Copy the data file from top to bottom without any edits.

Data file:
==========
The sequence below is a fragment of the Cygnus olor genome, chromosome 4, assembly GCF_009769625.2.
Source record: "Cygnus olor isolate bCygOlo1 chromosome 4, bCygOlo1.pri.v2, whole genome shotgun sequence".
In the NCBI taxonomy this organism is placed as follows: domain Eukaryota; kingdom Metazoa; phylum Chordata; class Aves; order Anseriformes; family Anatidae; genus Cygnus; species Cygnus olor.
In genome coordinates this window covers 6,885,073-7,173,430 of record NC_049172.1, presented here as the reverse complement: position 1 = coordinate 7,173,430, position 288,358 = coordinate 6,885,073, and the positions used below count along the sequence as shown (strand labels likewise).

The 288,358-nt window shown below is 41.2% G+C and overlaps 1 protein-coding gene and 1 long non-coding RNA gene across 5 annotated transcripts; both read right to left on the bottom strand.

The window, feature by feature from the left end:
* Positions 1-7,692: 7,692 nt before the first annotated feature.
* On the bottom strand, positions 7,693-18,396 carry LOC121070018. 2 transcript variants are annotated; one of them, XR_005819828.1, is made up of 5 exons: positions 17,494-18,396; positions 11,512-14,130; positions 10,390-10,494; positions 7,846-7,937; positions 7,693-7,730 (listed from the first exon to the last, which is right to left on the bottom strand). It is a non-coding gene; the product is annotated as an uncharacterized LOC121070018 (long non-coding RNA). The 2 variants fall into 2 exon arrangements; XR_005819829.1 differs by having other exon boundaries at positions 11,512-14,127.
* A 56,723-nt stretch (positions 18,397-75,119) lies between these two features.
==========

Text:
The sequence below is a fragment of the Cygnus olor genome, chromosome 4, assembly GCF_009769625.2.
Source record: "Cygnus olor isolate bCygOlo1 chromosome 4, bCygOlo1.pri.v2, whole genome shotgun sequence".
In the NCBI taxonomy this organism is placed as follows: domain Eukaryota; kingdom Metazoa; phylum Chordata; class Aves; order Anseriformes; family Anatidae; genus Cygnus; species Cygnus olor.
In genome coordinates this window covers 6,885,073-7,173,430 of record NC_049172.1, presented here as the reverse complement: position 1 = coordinate 7,173,430, position 288,358 = coordinate 6,885,073, and the positions used below count along the sequence as shown (strand labels likewise).

The 288,358-nt window shown below is 41.2% G+C and overlaps 1 protein-coding gene and 1 long non-coding RNA gene across 5 annotated transcripts; both read right to left on the bottom strand.

The window, feature by feature from the left end:
* Positions 1-7,692: 7,692 nt before the first annotated feature.
* On the bottom strand, positions 7,693-18,396 carry LOC121070018. 2 transcript variants are annotated; one of them, XR_005819828.1, is made up of 5 exons: positions 17,494-18,396; positions 11,512-14,130; positions 10,390-10,494; positions 7,846-7,937; positions 7,693-7,730 (listed from the first exon to the last, which is right to left on the bottom strand). It is a non-coding gene; the product is annotated as an uncharacterized LOC121070018 (long non-coding RNA). The 2 variants fall into 2 exon arrangements; XR_005819829.1 differs by having other exon boundaries at positions 11,512-14,127.
* A 56,723-nt stretch (positions 18,397-75,119) lies between these two features.